Norfolk County Cardiologist Association
Cardiac ischemia happens when an artery becomes narrowed or blocked for a short time, preventing oxygen-rich blood from reaching the heart. If ischemia is severe or lasts too long, it can cause a heart attack (myocardial infarction) and can lead to the death of heart tissue. In most cases, a temporary blood shortage to the heart causes angina pectoris. But in certain other cases, there is no pain. These cases are called silent ischemia.
Silent ischemia may also disturb the heart's rhythm. Abnormal rhythms such as ventricular tachycardia or ventricular fibrillation can interfere with the heart's pumping ability and can cause fainting or even sudden cardiac death.
How common is silent ischemia, and who is at risk?
An estimated four million Americans-mostly men over age 65-have episodes of silent ischemia. People who have had previous heart attacks or those who have diabetes are especially at risk for silent ischemia. Heart muscle disease (cardiomyopathy) that is caused by silent ischemia is among the four most common causes of heart failure in the United States.
Major risk factors include
· Previous heart attacks.
· Coronary artery disease.
· High blood pressure (Hypertension).
· Alcohol and drug abuse.
What are the symptoms of silent ischemia?
Silent ischemia has no symptoms. But researchers have found that if you have noticeable chest pain, you may also have episodes of silent ischemia.
How is silent ischemia diagnosed?
The following tests can be used to diagnose silent ischemia:
· An exercise stress test can show blood flow through your coronary arteries in response to exercise, usually walking on a treadmill.
· Holter monitoring records your heart rate and rhythm over a 24-hour period (or more). You wear a recording device (the Holter monitor), which is connected to disks on your chest. Doctors can then look at the printout of the recording to find out if you have had episodes of silent ischemia.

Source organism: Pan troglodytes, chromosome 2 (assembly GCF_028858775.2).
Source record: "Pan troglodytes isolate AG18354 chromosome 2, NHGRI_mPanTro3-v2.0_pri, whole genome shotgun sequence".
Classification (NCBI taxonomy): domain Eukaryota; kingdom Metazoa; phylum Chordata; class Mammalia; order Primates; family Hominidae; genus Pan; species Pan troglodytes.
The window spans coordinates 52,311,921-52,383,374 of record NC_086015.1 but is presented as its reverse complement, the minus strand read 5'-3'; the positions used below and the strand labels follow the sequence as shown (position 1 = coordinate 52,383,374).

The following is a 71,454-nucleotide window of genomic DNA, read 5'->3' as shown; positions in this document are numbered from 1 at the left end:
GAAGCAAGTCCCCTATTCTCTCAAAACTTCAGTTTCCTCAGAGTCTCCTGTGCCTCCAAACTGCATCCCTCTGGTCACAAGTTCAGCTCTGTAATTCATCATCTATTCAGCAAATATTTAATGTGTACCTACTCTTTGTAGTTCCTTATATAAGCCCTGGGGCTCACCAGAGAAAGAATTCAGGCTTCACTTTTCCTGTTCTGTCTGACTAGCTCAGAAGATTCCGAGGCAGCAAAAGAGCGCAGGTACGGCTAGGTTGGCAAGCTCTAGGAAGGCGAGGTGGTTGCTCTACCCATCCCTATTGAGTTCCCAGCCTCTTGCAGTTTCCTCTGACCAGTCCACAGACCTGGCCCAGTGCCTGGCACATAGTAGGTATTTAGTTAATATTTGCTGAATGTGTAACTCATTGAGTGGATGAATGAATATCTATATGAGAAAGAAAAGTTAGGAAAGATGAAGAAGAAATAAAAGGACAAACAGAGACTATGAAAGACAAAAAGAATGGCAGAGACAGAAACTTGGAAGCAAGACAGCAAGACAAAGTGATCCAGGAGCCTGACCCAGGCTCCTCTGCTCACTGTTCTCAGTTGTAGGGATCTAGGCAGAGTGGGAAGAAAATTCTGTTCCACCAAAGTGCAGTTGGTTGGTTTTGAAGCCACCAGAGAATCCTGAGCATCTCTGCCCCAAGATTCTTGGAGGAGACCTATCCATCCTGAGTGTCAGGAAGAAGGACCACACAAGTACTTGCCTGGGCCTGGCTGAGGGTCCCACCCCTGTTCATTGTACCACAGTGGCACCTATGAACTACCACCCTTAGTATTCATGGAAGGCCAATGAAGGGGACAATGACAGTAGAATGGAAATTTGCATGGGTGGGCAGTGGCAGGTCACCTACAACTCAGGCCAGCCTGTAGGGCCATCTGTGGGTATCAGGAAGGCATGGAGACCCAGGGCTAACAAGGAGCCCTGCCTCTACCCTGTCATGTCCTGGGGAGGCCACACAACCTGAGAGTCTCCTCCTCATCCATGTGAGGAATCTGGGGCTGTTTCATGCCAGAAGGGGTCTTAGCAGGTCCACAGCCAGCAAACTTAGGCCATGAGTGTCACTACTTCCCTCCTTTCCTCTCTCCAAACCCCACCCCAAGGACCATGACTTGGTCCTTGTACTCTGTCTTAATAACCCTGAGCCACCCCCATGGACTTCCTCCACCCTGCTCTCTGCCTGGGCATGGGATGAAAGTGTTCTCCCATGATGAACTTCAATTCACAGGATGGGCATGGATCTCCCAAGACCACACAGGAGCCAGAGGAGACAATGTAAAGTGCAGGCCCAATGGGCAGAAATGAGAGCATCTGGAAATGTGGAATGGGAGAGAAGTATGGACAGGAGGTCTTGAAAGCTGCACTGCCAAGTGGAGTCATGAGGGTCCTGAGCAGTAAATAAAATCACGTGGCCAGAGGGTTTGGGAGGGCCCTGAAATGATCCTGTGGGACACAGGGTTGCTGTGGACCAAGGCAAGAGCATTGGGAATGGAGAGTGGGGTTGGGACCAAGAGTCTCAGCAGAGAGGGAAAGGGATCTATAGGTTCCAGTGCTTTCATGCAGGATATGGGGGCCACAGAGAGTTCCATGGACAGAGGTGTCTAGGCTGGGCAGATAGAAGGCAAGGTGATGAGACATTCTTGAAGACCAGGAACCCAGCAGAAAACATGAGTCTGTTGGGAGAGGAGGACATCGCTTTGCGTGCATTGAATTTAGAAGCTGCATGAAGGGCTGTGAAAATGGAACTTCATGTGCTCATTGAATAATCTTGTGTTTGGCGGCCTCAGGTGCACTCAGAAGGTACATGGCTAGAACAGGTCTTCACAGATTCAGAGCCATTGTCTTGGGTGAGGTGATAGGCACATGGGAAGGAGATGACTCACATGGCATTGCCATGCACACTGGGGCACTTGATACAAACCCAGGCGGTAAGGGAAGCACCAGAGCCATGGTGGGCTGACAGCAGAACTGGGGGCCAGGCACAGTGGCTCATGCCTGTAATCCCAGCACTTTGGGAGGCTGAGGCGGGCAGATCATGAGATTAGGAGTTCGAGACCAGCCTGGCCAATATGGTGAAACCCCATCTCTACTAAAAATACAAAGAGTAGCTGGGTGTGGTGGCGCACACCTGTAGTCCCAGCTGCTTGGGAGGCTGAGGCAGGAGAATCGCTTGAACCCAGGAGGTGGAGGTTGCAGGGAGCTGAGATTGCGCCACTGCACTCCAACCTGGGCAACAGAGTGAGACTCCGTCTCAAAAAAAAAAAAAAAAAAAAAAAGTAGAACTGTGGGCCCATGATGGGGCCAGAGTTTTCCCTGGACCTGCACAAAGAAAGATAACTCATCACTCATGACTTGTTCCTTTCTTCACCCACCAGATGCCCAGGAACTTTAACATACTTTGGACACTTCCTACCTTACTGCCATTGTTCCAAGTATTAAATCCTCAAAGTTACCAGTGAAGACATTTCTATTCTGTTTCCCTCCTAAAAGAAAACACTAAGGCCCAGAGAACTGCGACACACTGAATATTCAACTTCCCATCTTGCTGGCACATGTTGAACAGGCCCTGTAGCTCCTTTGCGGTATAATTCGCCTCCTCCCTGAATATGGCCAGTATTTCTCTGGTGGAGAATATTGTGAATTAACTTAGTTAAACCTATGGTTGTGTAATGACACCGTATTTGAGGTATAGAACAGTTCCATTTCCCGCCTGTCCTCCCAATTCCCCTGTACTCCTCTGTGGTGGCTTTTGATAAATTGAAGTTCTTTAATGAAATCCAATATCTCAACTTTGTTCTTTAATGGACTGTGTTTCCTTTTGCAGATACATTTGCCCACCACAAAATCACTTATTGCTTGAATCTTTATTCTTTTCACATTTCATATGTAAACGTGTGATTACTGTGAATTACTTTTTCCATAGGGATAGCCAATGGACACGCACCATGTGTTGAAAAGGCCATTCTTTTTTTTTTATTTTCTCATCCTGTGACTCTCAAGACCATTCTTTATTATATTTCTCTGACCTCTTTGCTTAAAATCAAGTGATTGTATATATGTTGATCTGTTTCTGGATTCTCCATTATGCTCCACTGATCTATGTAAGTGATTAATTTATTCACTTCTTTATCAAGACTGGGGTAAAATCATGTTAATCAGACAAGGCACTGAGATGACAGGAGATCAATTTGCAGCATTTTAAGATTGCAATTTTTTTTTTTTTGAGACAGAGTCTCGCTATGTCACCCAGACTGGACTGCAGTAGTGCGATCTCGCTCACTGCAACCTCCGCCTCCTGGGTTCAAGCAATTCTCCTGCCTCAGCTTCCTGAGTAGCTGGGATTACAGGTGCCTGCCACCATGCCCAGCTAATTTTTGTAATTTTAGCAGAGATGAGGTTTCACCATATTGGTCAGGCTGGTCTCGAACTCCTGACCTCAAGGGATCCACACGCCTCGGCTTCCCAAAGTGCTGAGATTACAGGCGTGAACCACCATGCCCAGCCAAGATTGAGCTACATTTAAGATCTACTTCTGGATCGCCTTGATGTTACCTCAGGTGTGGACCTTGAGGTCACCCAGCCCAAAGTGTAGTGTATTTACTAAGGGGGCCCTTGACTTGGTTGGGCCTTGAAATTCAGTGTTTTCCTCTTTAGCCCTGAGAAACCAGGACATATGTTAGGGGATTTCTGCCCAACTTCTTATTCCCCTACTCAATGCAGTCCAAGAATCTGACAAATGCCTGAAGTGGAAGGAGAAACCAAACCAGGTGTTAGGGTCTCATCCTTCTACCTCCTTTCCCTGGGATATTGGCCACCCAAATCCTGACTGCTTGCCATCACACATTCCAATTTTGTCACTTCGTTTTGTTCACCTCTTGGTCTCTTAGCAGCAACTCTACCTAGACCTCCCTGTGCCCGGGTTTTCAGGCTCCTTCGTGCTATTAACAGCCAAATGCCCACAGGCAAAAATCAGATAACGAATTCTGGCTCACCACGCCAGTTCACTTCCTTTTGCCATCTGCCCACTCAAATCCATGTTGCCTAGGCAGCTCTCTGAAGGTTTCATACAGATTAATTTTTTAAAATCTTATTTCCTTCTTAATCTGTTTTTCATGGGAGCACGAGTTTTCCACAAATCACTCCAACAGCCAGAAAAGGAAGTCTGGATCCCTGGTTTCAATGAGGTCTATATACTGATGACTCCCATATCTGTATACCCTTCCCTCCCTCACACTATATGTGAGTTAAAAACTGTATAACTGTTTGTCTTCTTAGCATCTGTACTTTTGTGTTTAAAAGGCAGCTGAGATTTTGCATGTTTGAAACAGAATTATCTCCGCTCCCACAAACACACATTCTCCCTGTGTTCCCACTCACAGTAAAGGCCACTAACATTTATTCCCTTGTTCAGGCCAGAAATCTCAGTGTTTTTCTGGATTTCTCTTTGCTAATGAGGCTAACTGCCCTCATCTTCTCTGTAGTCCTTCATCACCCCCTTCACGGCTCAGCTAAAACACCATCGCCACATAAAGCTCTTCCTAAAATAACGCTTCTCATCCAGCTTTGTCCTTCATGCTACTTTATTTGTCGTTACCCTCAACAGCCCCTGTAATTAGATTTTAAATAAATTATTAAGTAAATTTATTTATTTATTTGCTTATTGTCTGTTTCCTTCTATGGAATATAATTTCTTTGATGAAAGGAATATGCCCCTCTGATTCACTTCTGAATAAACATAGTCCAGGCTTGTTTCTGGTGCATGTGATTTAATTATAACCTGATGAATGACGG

How is ischemia treated?
Treatment for ischemia is similar to that for any form of cardiovascular disease and usually begins with the following lifestyle changes:
· If you smoke, quit.
· Control high blood pressure, cholesterol, and diabetes.
· Limit how much alcohol you drink.
· Adopt healthy eating habits.
· Start an exercise program that has been approved by your doctor.
Medicines and Surgery
Treatment focuses on improving blood flow to your heart and on reducing your heart's oxygen demands. You may receive aspirin, blood-thinning medicines (anticoagulants), or other blood-thinning agents to prevent blood clots from forming. Oxygen may be given to increase the oxygen content of the blood still flowing through your heart. Painkillers may be used for pain.
Some patients receive drugs aimed at slowing their heart rate, opening and relaxing their blood vessels, and otherwise reducing the burden on the heart. Most patients respond well to these medicines. Those who do not respond well may need a transcatheter intervention (such as balloon angioplasty), coronary artery bypass surgery, or a related procedure.
Updated May 2000
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